79 {\sc lcf}, developed by Robin Milner and colleagues~\cite{mgordon79}, is an
    80 ancestor of {\sc hol}, Nuprl, and several other systems.  Isabelle borrows
    81 ideas from {\sc lcf}: formulae are~\ML{} values; theorems belong to an
    82 abstract type; tactics and tacticals support backward proof.  But {\sc lcf}
    83 represents object-level rules by functions, while Isabelle represents them
    84 by terms.  You may find my other writings~\cite{paulson87,paulson-handbook}
    85 helpful in understanding the relationship between {\sc lcf} and Isabelle.
    86 
    87 \index{Isabelle!release history} Isabelle was first distributed in 1986.
    88 The 1987 version introduced a higher-order meta-logic with an improved
    89 treatment of quantifiers.  The 1988 version added limited polymorphism and
    90 support for natural deduction.  The 1989 version included a parser and
    91 pretty printer generator.  The 1992 version introduced type classes, to
    92 support many-sorted and higher-order logics.  The current version provides
    93 greater support for theories and is much faster.  Isabelle is still under
    94 development and will continue to change.
    95 
    96 \subsubsection*{Overview} 
    97 This manual consists of three parts.  Part~I discusses the Isabelle's
    98 foundations.  Part~II, presents simple on-line sessions, starting with
    99 forward proof.  It also covers basic tactics and tacticals, and some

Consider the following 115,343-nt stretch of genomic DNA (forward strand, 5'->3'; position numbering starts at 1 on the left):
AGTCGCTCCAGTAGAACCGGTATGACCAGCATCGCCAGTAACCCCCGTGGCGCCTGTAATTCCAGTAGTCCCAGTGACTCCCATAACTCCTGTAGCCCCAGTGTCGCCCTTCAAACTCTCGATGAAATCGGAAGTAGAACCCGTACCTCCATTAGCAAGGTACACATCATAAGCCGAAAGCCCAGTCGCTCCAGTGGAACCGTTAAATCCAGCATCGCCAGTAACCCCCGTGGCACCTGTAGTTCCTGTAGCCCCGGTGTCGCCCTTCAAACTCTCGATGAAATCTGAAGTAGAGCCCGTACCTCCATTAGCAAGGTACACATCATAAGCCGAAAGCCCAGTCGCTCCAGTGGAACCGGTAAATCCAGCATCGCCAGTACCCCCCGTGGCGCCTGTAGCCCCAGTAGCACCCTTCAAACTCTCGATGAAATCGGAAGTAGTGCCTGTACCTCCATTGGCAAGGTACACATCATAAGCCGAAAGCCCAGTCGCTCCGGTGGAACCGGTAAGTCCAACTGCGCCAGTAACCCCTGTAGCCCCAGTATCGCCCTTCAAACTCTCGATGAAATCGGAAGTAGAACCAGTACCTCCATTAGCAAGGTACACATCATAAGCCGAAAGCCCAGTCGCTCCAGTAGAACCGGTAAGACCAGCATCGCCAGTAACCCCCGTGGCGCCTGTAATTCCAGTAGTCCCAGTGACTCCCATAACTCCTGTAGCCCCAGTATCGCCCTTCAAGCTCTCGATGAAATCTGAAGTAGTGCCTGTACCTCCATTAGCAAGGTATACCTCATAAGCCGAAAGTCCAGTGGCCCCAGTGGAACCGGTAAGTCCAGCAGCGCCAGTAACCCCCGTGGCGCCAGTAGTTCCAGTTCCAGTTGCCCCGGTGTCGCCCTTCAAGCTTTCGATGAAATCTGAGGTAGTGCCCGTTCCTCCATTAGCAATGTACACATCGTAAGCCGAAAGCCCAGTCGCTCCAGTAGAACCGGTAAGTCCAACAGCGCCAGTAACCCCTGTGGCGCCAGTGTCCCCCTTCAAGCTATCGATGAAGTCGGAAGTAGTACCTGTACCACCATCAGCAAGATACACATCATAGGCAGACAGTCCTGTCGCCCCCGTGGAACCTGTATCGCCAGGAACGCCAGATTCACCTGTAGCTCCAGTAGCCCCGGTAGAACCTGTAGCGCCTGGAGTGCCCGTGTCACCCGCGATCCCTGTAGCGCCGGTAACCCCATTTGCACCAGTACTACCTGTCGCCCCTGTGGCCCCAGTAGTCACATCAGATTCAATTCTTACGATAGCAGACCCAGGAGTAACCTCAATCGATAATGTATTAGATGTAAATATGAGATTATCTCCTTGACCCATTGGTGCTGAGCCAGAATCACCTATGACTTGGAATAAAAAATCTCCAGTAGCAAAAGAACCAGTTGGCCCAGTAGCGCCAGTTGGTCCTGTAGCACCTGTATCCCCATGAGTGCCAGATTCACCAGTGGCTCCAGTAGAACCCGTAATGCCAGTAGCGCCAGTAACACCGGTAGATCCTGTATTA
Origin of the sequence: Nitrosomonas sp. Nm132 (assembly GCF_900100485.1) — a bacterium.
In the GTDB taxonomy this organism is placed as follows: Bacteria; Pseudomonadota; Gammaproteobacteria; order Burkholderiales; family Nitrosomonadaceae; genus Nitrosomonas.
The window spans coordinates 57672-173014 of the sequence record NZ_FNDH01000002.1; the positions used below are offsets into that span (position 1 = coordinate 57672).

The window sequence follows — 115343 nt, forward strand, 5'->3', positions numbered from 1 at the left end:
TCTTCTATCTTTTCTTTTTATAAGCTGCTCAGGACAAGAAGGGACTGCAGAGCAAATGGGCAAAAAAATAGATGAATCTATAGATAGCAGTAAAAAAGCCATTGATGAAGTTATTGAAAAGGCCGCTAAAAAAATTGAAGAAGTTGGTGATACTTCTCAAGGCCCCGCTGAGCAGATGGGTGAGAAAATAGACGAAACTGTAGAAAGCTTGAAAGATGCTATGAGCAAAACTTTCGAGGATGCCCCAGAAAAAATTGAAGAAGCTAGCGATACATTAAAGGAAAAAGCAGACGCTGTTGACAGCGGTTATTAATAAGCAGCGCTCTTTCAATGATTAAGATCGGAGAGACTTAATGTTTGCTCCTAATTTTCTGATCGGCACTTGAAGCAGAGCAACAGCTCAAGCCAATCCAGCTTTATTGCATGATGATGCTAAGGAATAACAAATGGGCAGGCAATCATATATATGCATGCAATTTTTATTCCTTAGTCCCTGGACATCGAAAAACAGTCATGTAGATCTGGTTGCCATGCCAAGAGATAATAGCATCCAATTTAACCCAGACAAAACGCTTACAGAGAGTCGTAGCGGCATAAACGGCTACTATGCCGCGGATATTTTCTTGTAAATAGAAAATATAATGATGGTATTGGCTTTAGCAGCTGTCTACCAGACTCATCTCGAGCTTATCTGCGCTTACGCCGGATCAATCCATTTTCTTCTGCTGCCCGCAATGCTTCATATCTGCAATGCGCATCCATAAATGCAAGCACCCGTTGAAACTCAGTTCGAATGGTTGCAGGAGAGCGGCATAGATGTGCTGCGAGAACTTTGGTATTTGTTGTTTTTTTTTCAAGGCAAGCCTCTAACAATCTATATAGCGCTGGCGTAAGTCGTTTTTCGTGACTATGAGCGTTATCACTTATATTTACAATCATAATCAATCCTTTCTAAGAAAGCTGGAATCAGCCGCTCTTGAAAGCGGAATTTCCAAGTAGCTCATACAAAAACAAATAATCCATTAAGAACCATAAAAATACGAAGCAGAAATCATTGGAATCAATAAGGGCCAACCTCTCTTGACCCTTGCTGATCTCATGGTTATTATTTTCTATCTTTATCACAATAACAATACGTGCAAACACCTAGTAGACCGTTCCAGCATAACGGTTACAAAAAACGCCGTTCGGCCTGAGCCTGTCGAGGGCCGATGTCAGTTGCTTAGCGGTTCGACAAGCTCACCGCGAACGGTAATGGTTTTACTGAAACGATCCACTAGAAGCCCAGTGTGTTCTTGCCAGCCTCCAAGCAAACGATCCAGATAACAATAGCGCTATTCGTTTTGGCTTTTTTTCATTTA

100 commands for invoking them.  Part~III contains further examples for users
   101 with a bit of experience.  It explains how to derive rules define theories,
   102 and concludes with an extended example: a Prolog interpreter.
   103 
   104 Isabelle's Reference Manual and Object-Logics manual contain more details.
   105 They assume familiarity with the concepts presented here.
   106 
   107 
   108 \subsubsection*{Acknowledgements} 
   109 Tobias Nipkow contributed most of the section on defining theories.
   110 Stefan Berghofer and Sara Kalvala suggested improvements.
   111 
   112 Tobias Nipkow has made immense contributions to Isabelle, including the
   113 parser generator, type classes, and the simplifier.  Carsten Clasohm and
   114 Markus Wenzel made major contributions; Sonia Mahjoub and Karin Nimmermann
   115 also helped.  Isabelle was developed using Dave Matthews's Standard~{\sc
   116   ml} compiler, Poly/{\sc ml}.  Many people have contributed to Isabelle's
   117 standard object-logics, including Martin Coen, Philippe de Groote, Philippe
   118 No\"el.  The research has been funded by the EPSRC (grants
   119 GR/G53279, GR/H40570, GR/K57381, GR/K77051)
   120 and by ESPRIT (projects 3245: Logical Frameworks, and 6453: Types).
   121 
   122 \newpage
   123 \pagestyle{plain} \tableofcontents 
   124 \newpage
   125 
   126 \newfont{\sanssi}{cmssi12}
   127 \vspace*{2.5cm}
   128 \begin{quote}
   129 \raggedleft
   130 {\sanssi
   131 You can only find truth with logic\\
   132 if you have already found truth without it.}\\
   133 \bigskip
   134 
   135 G.K. Chesterton, {\em The Man who was Orthodox}
   136 \end{quote}
   137 
   138 \clearfirst  \pagestyle{headings}
   139 \include{foundations}
   140 \include{getting}
   141 \include{advanced}
   142 
   143 \bibliographystyle{plain} \small\raggedright\frenchspacing
   144 \bibliography{string,atp,funprog,general,logicprog,isabelle,theory,crossref}
   145 
   146 \input{intro.ind}
   147 \end{document}